The 50 Issues Project
Issue #76

Issue Date: September, 1986
Editor: Constance Rooke
Pages: 160
Number of contributors: 15

Cover of issue #76

What’s not to love in an issue that features a cover photo by no less than Michael Ondaatje? Bet he stopped submitting those after The English Patient propelled him to literary superstardom six years later. Still, his presence on the cover—if not the actual pages—heralds a strong issue, including a selection from bpNichol’s Organ Music, which later won honourable mention in the National Magazine Award’s poetry category. (Note: that’s “organ” as in body, not the instrument. “I almost got to meet my thyroid,” he writes. “I had been to see the Doctor and the Doctor said well it looked like my thyroid was enlarged and really i should get a thyroid scan and before you could say goiter there i was in this tiny room strapped down under this big machine and the technician was saying not to worry because nothing bad was going to happen, i only had to lie there as still as possible for fifteen minutes or so and then i could get up and leave.”)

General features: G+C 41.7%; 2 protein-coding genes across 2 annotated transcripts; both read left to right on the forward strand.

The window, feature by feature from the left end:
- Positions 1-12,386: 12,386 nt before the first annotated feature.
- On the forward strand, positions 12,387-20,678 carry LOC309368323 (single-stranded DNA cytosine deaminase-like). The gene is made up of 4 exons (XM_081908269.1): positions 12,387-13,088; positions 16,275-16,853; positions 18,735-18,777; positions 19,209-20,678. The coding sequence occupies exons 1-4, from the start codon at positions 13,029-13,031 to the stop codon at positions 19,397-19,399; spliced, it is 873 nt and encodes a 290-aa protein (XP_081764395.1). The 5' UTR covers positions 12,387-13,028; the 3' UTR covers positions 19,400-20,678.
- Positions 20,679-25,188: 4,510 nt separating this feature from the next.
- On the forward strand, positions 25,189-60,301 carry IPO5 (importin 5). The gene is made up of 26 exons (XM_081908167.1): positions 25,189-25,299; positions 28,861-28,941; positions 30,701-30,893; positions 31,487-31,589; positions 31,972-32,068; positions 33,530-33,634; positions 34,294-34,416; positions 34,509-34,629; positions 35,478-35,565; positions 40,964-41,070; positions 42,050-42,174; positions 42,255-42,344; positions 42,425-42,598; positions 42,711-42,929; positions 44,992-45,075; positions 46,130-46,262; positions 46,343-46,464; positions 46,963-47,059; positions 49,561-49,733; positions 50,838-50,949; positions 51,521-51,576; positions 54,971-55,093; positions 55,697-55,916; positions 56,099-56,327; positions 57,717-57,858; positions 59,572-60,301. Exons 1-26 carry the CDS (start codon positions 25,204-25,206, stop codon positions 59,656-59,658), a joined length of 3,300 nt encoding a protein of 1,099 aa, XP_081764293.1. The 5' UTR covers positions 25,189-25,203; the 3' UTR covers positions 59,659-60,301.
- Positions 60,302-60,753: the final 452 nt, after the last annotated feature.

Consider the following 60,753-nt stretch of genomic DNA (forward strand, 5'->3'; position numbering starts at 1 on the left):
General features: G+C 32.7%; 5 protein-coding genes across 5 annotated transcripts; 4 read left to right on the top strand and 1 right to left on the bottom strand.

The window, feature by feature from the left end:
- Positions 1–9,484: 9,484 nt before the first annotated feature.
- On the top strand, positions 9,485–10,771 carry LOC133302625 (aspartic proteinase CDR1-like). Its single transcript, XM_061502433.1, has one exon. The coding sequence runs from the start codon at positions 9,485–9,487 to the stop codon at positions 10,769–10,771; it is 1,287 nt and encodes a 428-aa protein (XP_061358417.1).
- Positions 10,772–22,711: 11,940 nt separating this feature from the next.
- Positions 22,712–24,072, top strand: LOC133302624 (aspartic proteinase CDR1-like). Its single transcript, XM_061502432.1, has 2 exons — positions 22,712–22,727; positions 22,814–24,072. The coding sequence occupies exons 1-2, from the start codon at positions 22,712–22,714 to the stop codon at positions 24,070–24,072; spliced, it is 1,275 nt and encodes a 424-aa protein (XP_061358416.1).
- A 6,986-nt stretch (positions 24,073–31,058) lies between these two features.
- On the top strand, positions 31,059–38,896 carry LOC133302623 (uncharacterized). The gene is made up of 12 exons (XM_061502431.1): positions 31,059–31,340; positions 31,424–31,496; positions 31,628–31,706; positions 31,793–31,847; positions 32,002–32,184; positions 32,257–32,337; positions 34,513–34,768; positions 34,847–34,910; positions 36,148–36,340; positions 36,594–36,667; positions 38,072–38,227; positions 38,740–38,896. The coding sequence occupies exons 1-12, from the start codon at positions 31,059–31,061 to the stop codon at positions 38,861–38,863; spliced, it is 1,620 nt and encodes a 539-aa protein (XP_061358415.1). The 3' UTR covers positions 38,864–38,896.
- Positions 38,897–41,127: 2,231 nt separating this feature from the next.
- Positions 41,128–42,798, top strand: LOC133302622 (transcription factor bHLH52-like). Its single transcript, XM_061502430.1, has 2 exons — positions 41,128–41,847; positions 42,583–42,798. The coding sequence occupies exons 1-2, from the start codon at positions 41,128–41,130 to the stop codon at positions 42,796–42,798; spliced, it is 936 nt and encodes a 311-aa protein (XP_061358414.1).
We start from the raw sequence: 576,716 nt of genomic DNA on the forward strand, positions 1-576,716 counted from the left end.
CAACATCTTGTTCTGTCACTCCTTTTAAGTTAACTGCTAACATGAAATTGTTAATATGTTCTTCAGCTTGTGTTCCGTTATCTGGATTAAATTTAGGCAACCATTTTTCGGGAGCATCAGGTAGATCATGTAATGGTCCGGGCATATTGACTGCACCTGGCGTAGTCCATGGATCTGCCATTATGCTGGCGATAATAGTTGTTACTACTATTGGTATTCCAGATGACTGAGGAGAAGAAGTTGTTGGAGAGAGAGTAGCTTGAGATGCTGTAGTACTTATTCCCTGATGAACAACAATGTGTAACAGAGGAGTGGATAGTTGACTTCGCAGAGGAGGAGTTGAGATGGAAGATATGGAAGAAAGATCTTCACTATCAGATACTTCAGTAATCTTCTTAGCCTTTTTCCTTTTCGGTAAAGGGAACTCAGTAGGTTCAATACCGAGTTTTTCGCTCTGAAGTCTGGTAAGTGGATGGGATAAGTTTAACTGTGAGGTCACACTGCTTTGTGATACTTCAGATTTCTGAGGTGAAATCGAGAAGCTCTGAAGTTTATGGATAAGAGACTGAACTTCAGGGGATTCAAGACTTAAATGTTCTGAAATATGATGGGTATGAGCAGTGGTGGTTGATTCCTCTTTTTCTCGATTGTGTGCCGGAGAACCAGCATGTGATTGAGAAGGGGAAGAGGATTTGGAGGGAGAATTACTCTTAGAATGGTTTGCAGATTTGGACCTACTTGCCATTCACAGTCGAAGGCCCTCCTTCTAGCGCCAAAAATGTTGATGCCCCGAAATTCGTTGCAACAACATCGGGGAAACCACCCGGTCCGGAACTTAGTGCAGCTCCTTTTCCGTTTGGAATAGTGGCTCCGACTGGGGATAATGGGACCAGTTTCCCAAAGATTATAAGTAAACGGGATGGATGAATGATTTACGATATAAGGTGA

Also appearing in these pages is Keath Fraser’s NMA fiction winner “Bones,”and Paulette Jiles’ “Sitting in the Club Car Drinking Rum and Karma-Cola”—a great 25 pager about crossing Canada by train, as split into scenes like a film script (“Opening scene,” “Minor characters,” “Flashback: the Background”)—which would earn the writer an NMA silver for fiction. Anyone who has ever made the cross-Canada journey will love—and appreciate—her description of travelling around the north shore of Lake Superior: “The nature of absolute truth is that it is too boring to endure without a frontal lobotomy, and there is for most of us no virtue in it.”
My copy of this issue also included a typed gift-subscription teaser from editor Rooke: “Our December issue will be out just in time for the holidays, so that your friend will have that palpable evidence of your gift right away”—which itself included the bonus offer of a signed broadsheet of P. K. Page’s “Deaf-Mute in the Pear Tree” (“which is better,” wrote Rooke, “if somewhat less seasonal, than a partridge.”)

—John Threlfall

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